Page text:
HIMSS Survey: Financial Resource Constraints Inhibit IT Implementation
February 24, 2014 — The 25th Annual 2014 HIMSS Leadership Survey examines topics crucial to healthcare leaders including IT priorities, issues driving and challenging technology adoption and IT security. One finding from this year’s survey concerns the perceived impact financial resources are having on IT implementations. A majority of the survey participants (65 percent) reported IT budget increases, which is likely a contributing factor to the transition to a paperless environment. However, a lack of adequate financial resources tops the list of barriers to successful IT implementation. This is a shift from the past two years when the primary IT challenge was insufficient and untrained staffing resources.
The survey explores the progression of healthcare organizations from paper-based systems to a near paperless environment where medical data is fluidly and securely shared between providers. This year’s respondents suggest that government efforts to encourage providers to adopt health IT initiatives across the country, such as Meaningful Use (MU), have been successful. For example:
Over 90 percent of survey respondents have already qualified for Stage 1 Meaningful Use
Approximately three-quarters expect to qualify for Stage 2 in 2014
Nearly all respondents expect to complete their conversion to ICD-10 by October 2014
“It is refreshing to see how much progress providers have made in the past 25 years when it comes to integrating health IT into their patient care strategies,” said Lorren Pettit, vice president of market research for HIMSS Analytics. “It is clear that healthcare reform initiatives are paying off and we hope that these findings will validate the ROI of health IT so that we may continue down this path of a more cost-effective, efficient healthcare system that engages the patient.”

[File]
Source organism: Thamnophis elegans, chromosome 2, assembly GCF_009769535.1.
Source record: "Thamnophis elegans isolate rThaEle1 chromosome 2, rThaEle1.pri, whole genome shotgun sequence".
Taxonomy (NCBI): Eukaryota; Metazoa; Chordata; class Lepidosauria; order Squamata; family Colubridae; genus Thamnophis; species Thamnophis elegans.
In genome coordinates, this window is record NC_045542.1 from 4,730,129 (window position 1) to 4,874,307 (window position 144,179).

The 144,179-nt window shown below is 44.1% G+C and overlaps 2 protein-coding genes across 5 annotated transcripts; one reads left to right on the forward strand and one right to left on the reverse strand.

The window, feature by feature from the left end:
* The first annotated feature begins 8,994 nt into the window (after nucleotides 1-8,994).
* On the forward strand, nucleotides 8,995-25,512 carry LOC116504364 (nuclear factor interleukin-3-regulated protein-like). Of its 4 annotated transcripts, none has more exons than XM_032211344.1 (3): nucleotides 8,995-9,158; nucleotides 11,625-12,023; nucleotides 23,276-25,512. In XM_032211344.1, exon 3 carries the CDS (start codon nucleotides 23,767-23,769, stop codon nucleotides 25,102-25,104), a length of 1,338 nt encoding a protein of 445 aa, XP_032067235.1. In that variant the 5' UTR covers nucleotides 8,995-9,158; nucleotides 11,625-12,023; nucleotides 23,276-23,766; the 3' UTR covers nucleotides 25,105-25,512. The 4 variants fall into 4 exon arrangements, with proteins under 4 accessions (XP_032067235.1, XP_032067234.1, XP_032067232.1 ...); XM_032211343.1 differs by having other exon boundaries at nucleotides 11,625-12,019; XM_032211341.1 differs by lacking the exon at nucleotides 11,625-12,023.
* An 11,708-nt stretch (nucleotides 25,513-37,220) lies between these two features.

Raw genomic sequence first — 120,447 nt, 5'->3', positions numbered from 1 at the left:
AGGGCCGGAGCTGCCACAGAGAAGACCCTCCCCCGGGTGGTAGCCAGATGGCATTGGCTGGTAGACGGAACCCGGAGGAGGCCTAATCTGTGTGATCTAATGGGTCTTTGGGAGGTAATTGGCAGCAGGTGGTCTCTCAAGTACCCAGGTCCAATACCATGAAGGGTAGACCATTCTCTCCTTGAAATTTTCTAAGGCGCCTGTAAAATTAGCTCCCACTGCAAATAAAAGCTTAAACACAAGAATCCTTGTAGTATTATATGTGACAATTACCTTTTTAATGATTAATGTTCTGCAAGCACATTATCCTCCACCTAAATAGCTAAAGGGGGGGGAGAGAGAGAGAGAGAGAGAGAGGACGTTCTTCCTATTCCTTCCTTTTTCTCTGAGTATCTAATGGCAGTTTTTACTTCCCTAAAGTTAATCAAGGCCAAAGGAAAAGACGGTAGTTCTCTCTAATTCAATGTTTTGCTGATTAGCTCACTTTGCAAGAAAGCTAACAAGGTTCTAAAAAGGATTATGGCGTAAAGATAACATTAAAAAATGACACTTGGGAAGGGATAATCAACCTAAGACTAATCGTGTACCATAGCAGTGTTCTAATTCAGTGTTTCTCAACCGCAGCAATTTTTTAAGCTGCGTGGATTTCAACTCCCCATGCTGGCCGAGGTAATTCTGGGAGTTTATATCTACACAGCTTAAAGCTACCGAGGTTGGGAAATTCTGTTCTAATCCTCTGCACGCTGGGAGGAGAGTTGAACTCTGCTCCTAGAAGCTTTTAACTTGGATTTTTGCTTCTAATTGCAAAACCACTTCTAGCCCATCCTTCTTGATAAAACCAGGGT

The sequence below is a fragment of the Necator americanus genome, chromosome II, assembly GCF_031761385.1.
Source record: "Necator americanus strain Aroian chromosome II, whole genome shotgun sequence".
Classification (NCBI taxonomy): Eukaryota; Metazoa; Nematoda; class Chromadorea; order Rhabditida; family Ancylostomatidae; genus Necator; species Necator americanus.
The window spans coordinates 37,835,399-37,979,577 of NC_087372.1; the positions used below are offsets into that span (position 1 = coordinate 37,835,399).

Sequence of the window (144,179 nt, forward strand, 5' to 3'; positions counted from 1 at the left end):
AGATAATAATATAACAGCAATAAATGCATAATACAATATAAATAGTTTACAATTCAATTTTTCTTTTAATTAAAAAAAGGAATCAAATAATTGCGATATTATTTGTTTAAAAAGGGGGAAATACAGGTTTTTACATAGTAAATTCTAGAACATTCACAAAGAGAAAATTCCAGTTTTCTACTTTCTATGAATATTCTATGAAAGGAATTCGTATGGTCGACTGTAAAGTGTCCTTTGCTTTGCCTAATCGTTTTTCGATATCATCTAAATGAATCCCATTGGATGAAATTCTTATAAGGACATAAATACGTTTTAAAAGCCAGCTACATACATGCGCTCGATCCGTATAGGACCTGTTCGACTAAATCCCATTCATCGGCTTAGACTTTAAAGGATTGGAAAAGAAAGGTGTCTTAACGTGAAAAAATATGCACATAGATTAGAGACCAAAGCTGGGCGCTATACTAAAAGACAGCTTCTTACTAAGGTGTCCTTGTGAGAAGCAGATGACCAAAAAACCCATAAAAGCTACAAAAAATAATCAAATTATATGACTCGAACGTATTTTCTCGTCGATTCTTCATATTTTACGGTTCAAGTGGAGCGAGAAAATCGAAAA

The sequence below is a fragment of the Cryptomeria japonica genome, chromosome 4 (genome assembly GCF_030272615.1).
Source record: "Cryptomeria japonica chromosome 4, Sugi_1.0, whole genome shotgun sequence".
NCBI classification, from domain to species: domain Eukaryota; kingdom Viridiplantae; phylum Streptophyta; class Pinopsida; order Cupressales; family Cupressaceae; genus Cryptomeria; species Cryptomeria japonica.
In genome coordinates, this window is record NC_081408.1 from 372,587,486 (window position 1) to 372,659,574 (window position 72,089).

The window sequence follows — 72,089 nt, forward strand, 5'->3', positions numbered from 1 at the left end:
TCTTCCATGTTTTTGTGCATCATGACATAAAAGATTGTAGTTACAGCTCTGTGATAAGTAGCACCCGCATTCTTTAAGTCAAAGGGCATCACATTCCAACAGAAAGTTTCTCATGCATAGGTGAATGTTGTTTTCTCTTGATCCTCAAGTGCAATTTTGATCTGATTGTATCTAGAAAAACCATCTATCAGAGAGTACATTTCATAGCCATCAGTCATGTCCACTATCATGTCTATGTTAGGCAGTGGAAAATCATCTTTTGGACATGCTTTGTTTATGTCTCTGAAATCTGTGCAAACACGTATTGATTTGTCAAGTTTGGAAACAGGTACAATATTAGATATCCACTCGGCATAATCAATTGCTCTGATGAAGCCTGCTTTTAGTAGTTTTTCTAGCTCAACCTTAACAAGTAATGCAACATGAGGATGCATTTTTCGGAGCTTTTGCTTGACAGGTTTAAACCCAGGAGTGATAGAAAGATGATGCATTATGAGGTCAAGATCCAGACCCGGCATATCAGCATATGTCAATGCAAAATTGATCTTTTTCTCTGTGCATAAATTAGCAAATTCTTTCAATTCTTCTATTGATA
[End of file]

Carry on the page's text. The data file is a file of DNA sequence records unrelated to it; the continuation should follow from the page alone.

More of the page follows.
Additional key findings include:
Providers were identified as IT project champions. Two-thirds of respondents reported that they participate in a health information exchange organization (HIO), up from approximately 50 percent in the 2013 survey.
Top IT priorities are around computerized practitioner order entry (CPOE) and physician documentation.
Patient portals and other mediums for patients to access information are increasing. Approximately 36 percent of respondents are providing patients with secure, on-line access to clinical patient information, up from 12 percent in 2010.
Clinicians play key role in IT adoption. Clinicians are IT project champions and actively participate in the IT system selection process. The number of respondents employing a chief nursing information office (CNIO) has also doubled in the past year to 15 percent.
The survey reflects the responses of 298 respondents that were collected December 2013 through January 2014, representing data from more than 650 U.S. hospitals.
For more information: www.himss.org